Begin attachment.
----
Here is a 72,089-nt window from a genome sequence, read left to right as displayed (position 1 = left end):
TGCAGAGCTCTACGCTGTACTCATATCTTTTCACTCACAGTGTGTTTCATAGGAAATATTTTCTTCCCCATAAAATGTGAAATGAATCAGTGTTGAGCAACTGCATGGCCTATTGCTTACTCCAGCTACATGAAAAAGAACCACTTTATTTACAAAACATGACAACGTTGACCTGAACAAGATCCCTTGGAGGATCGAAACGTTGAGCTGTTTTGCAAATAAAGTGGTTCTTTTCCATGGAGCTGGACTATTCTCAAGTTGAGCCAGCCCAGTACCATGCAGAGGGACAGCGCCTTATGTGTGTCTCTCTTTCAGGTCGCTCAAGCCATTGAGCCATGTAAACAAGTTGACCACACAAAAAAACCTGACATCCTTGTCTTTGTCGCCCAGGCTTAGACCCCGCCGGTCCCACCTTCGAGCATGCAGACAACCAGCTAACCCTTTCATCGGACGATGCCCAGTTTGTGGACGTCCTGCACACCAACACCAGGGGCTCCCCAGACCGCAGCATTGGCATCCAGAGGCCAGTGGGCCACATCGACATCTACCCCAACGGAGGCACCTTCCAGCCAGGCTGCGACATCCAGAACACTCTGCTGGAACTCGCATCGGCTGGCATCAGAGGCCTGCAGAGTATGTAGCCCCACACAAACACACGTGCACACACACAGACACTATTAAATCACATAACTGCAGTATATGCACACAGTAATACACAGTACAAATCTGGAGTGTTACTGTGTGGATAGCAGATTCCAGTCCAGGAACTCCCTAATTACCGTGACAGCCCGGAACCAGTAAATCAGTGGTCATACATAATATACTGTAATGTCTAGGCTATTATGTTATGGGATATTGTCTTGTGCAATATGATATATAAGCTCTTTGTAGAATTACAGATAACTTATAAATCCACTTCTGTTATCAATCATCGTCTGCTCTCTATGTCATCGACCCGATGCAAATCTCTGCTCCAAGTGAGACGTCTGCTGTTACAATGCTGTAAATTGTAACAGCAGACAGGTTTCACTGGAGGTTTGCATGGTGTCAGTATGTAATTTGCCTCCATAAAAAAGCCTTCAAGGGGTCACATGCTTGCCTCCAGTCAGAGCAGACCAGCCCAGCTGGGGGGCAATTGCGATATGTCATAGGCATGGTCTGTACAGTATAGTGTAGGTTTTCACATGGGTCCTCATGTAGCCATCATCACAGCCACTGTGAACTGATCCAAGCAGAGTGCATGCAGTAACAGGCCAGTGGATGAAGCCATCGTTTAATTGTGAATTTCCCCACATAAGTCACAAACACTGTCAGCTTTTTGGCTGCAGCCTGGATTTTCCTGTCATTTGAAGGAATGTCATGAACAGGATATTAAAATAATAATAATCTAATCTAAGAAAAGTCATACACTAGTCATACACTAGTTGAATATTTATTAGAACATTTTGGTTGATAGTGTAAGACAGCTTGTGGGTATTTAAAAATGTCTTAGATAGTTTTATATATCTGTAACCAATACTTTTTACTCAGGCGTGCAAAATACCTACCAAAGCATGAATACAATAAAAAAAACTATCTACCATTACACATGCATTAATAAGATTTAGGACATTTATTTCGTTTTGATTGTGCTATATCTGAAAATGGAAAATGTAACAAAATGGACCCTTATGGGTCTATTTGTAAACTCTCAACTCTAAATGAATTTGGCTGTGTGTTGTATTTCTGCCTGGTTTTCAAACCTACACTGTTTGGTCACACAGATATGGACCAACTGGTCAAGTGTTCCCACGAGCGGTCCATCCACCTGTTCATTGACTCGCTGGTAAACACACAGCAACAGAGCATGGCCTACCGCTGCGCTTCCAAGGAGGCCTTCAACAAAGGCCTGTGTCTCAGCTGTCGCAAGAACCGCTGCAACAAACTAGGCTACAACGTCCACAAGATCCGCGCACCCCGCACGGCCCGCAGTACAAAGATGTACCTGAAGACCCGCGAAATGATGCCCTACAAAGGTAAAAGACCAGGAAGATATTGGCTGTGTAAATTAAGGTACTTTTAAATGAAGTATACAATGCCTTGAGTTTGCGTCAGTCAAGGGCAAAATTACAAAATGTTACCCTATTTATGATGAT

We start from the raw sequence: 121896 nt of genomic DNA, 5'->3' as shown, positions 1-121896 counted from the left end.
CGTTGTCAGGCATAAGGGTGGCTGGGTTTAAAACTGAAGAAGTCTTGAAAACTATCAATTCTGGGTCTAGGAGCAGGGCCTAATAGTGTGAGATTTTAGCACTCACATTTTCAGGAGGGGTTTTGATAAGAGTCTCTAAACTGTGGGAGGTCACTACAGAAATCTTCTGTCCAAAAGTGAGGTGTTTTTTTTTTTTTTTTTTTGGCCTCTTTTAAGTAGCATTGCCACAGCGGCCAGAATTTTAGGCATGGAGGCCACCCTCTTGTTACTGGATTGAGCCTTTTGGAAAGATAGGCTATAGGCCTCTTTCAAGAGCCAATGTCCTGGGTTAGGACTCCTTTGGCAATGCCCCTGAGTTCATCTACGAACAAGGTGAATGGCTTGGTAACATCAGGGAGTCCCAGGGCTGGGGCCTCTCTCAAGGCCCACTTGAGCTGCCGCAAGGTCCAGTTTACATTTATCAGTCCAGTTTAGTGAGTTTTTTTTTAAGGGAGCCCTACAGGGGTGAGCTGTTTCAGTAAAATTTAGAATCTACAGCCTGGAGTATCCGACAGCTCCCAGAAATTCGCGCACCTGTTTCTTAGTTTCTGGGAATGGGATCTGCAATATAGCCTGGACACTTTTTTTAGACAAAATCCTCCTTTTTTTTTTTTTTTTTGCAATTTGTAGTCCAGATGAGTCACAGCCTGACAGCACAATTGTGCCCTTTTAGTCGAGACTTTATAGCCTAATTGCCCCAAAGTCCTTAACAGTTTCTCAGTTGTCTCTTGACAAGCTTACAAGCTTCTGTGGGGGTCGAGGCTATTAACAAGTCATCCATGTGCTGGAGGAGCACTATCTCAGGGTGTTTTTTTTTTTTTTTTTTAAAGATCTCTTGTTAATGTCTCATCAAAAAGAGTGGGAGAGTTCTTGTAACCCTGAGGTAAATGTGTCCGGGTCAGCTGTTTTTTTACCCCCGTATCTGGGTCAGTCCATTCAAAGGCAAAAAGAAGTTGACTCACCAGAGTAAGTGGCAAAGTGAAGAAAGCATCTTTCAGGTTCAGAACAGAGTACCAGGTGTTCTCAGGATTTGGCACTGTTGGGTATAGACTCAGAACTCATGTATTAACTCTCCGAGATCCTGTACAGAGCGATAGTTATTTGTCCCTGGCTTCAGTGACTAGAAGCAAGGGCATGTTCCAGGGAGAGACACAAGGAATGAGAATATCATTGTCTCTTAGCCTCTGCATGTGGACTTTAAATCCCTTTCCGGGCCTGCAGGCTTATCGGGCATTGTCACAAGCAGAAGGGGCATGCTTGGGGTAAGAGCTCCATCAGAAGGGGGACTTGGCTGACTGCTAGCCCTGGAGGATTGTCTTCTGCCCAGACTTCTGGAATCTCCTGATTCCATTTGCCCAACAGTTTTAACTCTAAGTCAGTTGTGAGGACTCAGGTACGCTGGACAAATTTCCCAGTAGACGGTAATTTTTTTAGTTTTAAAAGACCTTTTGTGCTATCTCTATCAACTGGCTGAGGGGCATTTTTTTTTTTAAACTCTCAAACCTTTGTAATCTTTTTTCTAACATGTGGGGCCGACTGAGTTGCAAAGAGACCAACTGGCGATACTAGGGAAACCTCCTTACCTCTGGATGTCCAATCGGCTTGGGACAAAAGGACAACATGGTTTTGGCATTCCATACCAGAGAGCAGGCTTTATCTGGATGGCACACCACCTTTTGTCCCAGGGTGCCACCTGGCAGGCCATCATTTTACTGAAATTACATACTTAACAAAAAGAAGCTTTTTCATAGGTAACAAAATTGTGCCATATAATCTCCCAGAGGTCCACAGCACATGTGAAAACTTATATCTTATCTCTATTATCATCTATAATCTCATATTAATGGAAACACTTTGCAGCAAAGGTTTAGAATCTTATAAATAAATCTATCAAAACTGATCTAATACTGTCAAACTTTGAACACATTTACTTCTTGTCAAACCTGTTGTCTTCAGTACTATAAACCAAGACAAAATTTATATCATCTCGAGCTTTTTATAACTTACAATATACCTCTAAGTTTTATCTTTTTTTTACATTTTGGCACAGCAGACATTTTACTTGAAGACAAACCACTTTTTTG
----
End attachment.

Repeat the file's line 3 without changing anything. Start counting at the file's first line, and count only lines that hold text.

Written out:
We start from the raw sequence: 121896 nt of genomic DNA, 5'->3' as shown, positions 1-121896 counted from the left end.